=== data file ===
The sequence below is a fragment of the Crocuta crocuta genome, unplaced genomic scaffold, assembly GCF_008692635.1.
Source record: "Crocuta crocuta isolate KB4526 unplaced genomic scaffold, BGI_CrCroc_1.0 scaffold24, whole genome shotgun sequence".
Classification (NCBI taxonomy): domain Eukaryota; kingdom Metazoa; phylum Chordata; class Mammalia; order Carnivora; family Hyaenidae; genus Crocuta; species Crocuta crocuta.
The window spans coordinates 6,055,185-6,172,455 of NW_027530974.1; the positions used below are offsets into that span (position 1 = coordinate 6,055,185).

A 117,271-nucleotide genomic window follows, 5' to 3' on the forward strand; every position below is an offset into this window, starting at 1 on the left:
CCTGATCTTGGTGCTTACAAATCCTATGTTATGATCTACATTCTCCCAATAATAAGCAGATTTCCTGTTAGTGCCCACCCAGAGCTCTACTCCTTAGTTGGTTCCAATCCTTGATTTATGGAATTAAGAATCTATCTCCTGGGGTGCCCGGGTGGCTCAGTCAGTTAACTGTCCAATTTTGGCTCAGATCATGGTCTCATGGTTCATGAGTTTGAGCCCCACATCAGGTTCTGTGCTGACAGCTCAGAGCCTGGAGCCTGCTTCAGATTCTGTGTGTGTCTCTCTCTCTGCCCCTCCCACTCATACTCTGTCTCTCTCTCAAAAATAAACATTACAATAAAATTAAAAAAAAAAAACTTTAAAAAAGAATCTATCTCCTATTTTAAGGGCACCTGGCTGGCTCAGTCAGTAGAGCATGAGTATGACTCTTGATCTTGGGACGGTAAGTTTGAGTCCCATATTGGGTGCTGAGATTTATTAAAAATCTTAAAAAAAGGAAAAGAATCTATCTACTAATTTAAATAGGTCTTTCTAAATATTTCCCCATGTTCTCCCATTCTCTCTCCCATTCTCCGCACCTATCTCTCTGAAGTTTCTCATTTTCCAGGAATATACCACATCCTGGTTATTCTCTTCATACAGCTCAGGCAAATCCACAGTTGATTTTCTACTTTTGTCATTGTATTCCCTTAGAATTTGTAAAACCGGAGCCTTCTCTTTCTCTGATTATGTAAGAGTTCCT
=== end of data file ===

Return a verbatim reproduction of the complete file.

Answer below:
The sequence below is a fragment of the Crocuta crocuta genome, unplaced genomic scaffold, assembly GCF_008692635.1.
Source record: "Crocuta crocuta isolate KB4526 unplaced genomic scaffold, BGI_CrCroc_1.0 scaffold24, whole genome shotgun sequence".
Classification (NCBI taxonomy): domain Eukaryota; kingdom Metazoa; phylum Chordata; class Mammalia; order Carnivora; family Hyaenidae; genus Crocuta; species Crocuta crocuta.
The window spans coordinates 6,055,185-6,172,455 of NW_027530974.1; the positions used below are offsets into that span (position 1 = coordinate 6,055,185).

A 117,271-nucleotide genomic window follows, 5' to 3' on the forward strand; every position below is an offset into this window, starting at 1 on the left:
CCTGATCTTGGTGCTTACAAATCCTATGTTATGATCTACATTCTCCCAATAATAAGCAGATTTCCTGTTAGTGCCCACCCAGAGCTCTACTCCTTAGTTGGTTCCAATCCTTGATTTATGGAATTAAGAATCTATCTCCTGGGGTGCCCGGGTGGCTCAGTCAGTTAACTGTCCAATTTTGGCTCAGATCATGGTCTCATGGTTCATGAGTTTGAGCCCCACATCAGGTTCTGTGCTGACAGCTCAGAGCCTGGAGCCTGCTTCAGATTCTGTGTGTGTCTCTCTCTCTGCCCCTCCCACTCATACTCTGTCTCTCTCTCAAAAATAAACATTACAATAAAATTAAAAAAAAAAAACTTTAAAAAAGAATCTATCTCCTATTTTAAGGGCACCTGGCTGGCTCAGTCAGTAGAGCATGAGTATGACTCTTGATCTTGGGACGGTAAGTTTGAGTCCCATATTGGGTGCTGAGATTTATTAAAAATCTTAAAAAAAGGAAAAGAATCTATCTACTAATTTAAATAGGTCTTTCTAAATATTTCCCCATGTTCTCCCATTCTCTCTCCCATTCTCCGCACCTATCTCTCTGAAGTTTCTCATTTTCCAGGAATATACCACATCCTGGTTATTCTCTTCATACAGCTCAGGCAAATCCACAGTTGATTTTCTACTTTTGTCATTGTATTCCCTTAGAATTTGTAAAACCGGAGCCTTCTCTTTCTCTGATTATGTAAGAGTTCCT